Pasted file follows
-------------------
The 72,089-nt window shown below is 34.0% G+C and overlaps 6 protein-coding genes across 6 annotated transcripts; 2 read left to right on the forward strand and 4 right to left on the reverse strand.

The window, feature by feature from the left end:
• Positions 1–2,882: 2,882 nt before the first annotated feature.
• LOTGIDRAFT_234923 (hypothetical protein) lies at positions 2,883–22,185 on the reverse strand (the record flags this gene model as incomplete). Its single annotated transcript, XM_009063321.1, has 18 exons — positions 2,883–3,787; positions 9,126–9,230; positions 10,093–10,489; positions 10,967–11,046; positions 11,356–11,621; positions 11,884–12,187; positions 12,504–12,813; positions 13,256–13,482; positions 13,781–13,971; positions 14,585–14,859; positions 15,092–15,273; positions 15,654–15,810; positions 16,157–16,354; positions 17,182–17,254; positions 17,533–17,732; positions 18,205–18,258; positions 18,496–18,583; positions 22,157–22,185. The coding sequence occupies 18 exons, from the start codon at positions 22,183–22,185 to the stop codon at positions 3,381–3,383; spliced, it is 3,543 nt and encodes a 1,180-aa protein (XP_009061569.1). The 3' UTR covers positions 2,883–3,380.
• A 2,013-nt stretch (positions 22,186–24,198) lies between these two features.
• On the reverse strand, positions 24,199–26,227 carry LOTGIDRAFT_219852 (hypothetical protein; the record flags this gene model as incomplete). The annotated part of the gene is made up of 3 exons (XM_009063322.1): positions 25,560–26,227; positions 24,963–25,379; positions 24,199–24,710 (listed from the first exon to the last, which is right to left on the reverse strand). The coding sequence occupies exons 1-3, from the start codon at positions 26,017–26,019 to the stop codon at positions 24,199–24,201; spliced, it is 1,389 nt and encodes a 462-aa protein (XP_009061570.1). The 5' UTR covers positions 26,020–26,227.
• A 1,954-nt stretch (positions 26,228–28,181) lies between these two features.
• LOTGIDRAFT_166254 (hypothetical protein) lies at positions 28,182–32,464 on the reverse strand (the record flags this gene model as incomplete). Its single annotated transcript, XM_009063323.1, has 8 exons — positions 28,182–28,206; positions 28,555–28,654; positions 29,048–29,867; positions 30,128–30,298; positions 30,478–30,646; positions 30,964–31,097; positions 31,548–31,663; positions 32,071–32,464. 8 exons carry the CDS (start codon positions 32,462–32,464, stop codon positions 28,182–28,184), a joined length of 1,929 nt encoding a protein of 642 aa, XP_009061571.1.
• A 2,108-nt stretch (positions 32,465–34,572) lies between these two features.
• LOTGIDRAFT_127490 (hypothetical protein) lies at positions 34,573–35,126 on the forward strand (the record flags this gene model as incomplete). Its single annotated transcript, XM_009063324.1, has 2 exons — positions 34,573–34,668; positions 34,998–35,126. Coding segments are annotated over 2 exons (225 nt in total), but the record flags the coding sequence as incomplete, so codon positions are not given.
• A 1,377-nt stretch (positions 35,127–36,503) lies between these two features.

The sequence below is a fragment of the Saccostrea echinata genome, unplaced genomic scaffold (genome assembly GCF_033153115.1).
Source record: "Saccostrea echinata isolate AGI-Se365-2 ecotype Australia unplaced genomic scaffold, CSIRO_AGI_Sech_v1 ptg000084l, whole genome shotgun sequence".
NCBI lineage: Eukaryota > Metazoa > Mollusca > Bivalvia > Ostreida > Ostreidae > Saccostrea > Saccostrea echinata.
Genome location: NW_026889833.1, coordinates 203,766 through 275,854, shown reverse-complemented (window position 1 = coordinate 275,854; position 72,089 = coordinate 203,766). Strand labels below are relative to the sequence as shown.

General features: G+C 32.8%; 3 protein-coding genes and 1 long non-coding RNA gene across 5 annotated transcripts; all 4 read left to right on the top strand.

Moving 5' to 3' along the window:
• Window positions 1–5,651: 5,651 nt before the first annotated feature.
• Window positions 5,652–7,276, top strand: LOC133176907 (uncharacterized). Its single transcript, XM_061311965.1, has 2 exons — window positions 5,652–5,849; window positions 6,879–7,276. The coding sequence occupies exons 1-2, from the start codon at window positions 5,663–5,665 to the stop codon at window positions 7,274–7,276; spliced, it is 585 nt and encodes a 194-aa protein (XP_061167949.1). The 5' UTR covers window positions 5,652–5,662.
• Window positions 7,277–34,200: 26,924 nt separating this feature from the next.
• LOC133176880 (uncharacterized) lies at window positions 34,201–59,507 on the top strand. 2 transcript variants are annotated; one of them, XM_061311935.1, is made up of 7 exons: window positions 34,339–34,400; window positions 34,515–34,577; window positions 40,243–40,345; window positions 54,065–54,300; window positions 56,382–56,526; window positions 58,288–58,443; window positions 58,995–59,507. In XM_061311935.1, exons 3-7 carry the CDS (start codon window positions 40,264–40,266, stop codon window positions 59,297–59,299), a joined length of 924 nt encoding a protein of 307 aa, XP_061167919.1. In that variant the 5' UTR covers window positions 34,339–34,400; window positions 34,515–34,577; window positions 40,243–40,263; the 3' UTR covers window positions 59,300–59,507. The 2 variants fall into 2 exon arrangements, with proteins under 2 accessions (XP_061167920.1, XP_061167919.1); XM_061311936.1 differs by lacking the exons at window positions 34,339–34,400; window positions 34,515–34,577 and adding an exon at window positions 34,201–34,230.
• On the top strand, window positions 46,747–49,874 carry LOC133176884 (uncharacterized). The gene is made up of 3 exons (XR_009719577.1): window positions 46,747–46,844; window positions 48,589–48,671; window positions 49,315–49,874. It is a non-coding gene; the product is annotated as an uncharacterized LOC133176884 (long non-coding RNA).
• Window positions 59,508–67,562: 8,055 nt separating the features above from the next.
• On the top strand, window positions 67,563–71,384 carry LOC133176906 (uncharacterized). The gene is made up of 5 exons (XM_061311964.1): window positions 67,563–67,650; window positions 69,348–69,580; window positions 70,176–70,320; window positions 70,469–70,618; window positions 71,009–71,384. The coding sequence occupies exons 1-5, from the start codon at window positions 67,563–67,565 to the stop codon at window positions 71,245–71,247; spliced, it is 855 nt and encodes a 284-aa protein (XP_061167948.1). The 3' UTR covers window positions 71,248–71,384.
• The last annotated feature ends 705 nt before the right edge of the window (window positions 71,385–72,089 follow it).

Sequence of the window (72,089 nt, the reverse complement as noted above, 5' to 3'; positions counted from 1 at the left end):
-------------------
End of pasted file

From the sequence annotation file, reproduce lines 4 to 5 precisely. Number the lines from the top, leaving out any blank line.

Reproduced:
• LOTGIDRAFT_234923 (hypothetical protein) lies at positions 2,883–22,185 on the reverse strand (the record flags this gene model as incomplete). Its single annotated transcript, XM_009063321.1, has 18 exons — positions 2,883–3,787; positions 9,126–9,230; positions 10,093–10,489; positions 10,967–11,046; positions 11,356–11,621; positions 11,884–12,187; positions 12,504–12,813; positions 13,256–13,482; positions 13,781–13,971; positions 14,585–14,859; positions 15,092–15,273; positions 15,654–15,810; positions 16,157–16,354; positions 17,182–17,254; positions 17,533–17,732; positions 18,205–18,258; positions 18,496–18,583; positions 22,157–22,185. The coding sequence occupies 18 exons, from the start codon at positions 22,183–22,185 to the stop codon at positions 3,381–3,383; spliced, it is 3,543 nt and encodes a 1,180-aa protein (XP_009061569.1). The 3' UTR covers positions 2,883–3,380.
• A 2,013-nt stretch (positions 22,186–24,198) lies between these two features.